American Labor Union Embraces BDS, Accuses Israel of Genocide
During its national convention in Baltimore last month, the United Electrical, Machine and Radio Workers of America labor union (UE) adopted a resolution endorsing the anti-Israel Boycott, Divestment and Sanctions movement (BDS). The resolution passed by the 30,000-member organization blames the Israel-Palestinian conflict on the creation of the Jewish state.
The resolution does not endorse a “two-state solution” and neglects to condemn the terrorism perpetrated by terrorist groups Hamas and Hezbollah. It accuses Israel of racism, genocide, apartheid, ethnic cleansing and “waging a merciless war on the impoverished population of Gaza.”
Calling for an end to all U.S. military aid to Israel, the resolution seeks to pressure Israel to end its “siege” of Gaza and “negotiate a peace agreement on the basis of equality, democracy and human rights for the Palestinian and Israeli people, including Palestinian self determination and the right of return for refugees.”
Supporters of the Jewish state and antisemitism watchdog groups are speaking out against the UE anti-Israel position and the resolution’s inherent fallacies.
“The resolution suggests Israel’s founding was illegitimate, refusing to acknowledge that Jews are indigenous to Israel and have an inalienable right to self-determination there,” said Roz Rothstein, CEO of StandWithUs. “The union undermined its claim to stand for justice and human rights by calling for ‘the right of return’ (for all Palestinians), which U.S. President Barack Obama and other world leaders have firmly opposed, saying it would extinguish Israel as a Jewish state.”
Ms. Rothstein’s objections were echoed by Anti-Defamation League (ADL) President Jonathan Greenblatt.
In a September 3rd letter to UE President Bruce Klipple, Mr. Greenblatt expressed how “deeply troubled” the ADL is over the UE decision to endorse the BDS movement.
Mr. Greenblatt explained that the resolution “presents a highly distorted view of the conflict between Israel and the Palestinians, including the outrageous and totally unfounded claim that from 1947 to 1948 the Jewish state engaged in the ethnic cleansing of 750,000 Palestinians.”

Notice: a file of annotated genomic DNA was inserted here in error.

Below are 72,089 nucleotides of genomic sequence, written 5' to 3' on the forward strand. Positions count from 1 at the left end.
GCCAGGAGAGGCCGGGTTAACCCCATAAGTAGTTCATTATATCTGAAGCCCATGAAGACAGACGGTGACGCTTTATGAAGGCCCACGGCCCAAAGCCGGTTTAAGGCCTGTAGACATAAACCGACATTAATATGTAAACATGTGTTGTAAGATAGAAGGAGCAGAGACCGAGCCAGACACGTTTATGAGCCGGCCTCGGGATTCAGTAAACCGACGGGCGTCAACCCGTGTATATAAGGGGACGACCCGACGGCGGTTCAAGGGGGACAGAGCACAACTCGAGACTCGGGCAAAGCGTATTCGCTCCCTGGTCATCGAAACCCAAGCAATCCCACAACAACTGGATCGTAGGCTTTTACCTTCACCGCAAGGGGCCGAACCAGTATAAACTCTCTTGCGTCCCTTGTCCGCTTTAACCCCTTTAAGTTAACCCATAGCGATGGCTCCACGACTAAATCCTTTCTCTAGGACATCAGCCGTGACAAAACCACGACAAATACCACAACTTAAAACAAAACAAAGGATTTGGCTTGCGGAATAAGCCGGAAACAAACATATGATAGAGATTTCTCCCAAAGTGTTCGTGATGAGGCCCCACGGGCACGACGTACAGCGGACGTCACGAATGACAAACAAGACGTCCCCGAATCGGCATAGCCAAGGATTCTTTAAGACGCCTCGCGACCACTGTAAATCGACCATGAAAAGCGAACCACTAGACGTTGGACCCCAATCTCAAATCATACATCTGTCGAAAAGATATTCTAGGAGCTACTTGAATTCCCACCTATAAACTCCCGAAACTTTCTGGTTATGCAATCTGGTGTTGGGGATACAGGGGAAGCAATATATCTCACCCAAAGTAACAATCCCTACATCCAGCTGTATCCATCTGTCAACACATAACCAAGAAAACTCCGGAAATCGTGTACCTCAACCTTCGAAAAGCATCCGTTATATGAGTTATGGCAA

The ADL president added, “The UE has shamefully lent its support to a campaign that is bigoted in its origins and entirely counterproductive to peace efforts between Israelis and Palestinians. It’s a sad break from your traditions of fairness and inclusivity.”
Boycotting Israel could lead to legal problems for companies that use UE laborers.
In a September 2nd letter to General Electric (GE) President Jeffrey R. Immelt, Shurat Hadin – Israel Law Center President Nitsana Darshan-Leitner of Tel Aviv and U.S. counsel Robert J. Tolchin urge GE to “void their labor accords with the United Electrical, Radio and Machine Workers of America (UE” in light of the union’s declared endorsement of the anti-Israel boycott-divestment-sanctions, or BDS, movement.”
The letter warns the Fairfield, Connecticut, company that “implementing BDS policies could result in severe criminal and civil liability for the company and its officers.” Shurat Hadin notes, “the BDS movement’s efforts are unlawful racial discrimination on the basis of national origin and/or race, creed and religion under the International Convention on the Elimination of All Forms of Racial Discrimination and numerous U.S. state and federal statutes.”
Shurat Hadin reminds GE’s president that GE’s own “corporate policies prohibit bias in employment and commit the company to observe all applicable labor laws.” The company website claims that “diversity and inclusiveness” are essential to GE’s “productivity, creativity, innovation and competitive advantage.”
Boycotts in the United States are not protected by the First Amendment, as they are regarded as action, not speech.
According to Darshan-Leitner, “The union’s outrageous call to support the boycott even violates the constitution of one of its own regional unions requiring the UE to unite ‘all workers in our industry … regardless of craft, age, sex, sexual orientation, nationality, race, creed or political beliefs.’”
UE did not respond to a request for comment.
This article was originally published by The Observer.